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Kanye West Can’t Sell ‘White Lives Matter’ Shirts For A Perfect Reason

Ye, the artist formerly known as Kanye West, likely won’t be able to profit from selling “White Lives Matter” Yeezy T-shirts for an excellent reason. The phrase has been trademarked by two Black radio hosts in Arizona who are determined to ensure the phrase won’t be used to promote racism.

Ramses Ja and Quinton Ward, hosts of the national racial justice radio show “Civic Cipher” in Phoenix, trademarked the phrase for use on clothing last month.

The two friends took control of the trademark when it became clear that Ye or one of his “zealot” followers could profit from the phrase. They regard owning the trademark as a serious “responsibility” that includes ensuring it doesn’t end up in the wrong hands.

Ye “says some really hurtful, divisive and sometimes crazy things,” Ward told CNN. “He has a bit of a zealot following, and every time he releases something, it sells out.”

The words undercut the Black Lives Matter movement and arrogantly dismiss its message of the disproportionate number of Black people killed in America, particularly by law enforcement.

The Anti-Defamation League has categorized the phrase as a “hate slogan.” It’s used by White supremacist groups, including the Ku Klux Klan.

Ye, who was bounced off Twitter last month for appalling antisemitic messages, brazenly wore the “White Lives Matter” shirt at his surprise Yeezy showcase on Oct. 3 during Paris fashion week. The trademark was transferred to Ja and Ward’s company, Civic Cipher LLC, on the same day.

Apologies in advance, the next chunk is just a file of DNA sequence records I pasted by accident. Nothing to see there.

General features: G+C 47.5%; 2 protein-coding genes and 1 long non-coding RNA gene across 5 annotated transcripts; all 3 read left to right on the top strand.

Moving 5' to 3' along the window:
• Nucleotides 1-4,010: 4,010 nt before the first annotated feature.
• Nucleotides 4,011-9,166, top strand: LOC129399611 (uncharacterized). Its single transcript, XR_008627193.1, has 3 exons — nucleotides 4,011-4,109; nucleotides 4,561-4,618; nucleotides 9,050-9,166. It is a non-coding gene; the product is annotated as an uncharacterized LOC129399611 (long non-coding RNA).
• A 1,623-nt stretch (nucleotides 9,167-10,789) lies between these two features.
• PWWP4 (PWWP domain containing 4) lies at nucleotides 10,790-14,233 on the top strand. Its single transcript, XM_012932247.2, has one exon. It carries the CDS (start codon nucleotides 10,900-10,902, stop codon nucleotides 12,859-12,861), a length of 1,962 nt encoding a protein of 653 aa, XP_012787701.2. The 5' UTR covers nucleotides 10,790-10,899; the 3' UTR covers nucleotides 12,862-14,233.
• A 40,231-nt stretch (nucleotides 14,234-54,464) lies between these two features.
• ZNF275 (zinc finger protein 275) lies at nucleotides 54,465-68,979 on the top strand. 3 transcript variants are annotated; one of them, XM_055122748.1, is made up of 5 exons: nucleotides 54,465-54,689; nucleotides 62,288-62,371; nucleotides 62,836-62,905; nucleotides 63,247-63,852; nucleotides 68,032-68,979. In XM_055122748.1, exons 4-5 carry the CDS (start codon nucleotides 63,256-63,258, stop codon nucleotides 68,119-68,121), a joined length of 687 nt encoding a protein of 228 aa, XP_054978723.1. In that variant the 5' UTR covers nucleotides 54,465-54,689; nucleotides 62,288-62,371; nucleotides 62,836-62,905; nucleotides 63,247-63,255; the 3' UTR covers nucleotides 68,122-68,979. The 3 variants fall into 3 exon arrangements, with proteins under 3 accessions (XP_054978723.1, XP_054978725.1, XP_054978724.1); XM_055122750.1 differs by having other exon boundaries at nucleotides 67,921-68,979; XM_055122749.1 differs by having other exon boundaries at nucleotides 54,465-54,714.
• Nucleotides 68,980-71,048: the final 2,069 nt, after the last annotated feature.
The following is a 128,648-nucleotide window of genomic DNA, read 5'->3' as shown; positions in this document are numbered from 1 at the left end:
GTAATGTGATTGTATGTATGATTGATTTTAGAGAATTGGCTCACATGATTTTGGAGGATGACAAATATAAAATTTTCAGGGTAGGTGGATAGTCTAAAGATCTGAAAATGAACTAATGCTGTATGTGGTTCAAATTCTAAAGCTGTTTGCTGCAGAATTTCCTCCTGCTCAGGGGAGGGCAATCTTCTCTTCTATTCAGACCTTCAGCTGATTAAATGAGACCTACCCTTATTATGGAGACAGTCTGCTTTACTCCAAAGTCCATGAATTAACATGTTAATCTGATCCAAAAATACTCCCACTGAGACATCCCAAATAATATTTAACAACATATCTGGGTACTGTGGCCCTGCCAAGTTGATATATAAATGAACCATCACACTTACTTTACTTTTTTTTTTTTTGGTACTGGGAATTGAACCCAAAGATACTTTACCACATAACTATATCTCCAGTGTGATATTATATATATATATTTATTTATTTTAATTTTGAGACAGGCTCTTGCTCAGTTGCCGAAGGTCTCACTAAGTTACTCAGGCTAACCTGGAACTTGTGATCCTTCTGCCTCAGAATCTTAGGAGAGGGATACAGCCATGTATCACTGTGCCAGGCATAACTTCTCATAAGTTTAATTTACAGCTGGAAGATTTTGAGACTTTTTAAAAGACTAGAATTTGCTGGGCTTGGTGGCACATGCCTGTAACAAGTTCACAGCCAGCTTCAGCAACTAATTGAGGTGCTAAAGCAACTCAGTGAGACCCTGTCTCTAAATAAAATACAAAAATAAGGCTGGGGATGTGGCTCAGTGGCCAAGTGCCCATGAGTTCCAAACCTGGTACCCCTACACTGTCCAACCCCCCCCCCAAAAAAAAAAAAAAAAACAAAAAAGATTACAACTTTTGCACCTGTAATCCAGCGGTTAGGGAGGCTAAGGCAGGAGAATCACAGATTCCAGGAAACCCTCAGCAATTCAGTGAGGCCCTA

The earlier owner of the trademark is a “Civic Cipher” listener who transferred it to the radio hosts, but Ja and Ward did not identify the person.

The listener “didn’t really love owning it because the purpose was not necessarily to get rich off of it; the purpose was to make sure that other people didn’t get rich off of that pain,” Ja told Black-led, nonprofit media company Capitol B, which was the first to report the story.

Ye has spent the last few years spewing his racist and antisemitic positions, including his absurd 2018 claim that slavery “sounds like a choice.”

Several companies, including Balenciaga, Adidas and JPMorganChase, terminated their promotional contracts with Ye after his antisemitic statements and tweets. He was allowed back on Twitter last month after Telsa CEO Elon Musk purchased the company.

“Civic Cipher” addresses issues in Black and brown communities around the nation. The Black community is “beyond rapping and singing,” and the show goes beyond what a listener would typically hear on a hip-hop radio station, Ja told CNN.

“We deal with police violence, housing inequality, environmental racism, we deal with maternal health outcomes,” he noted, “things that disproportionately affect Black and brown communities.”

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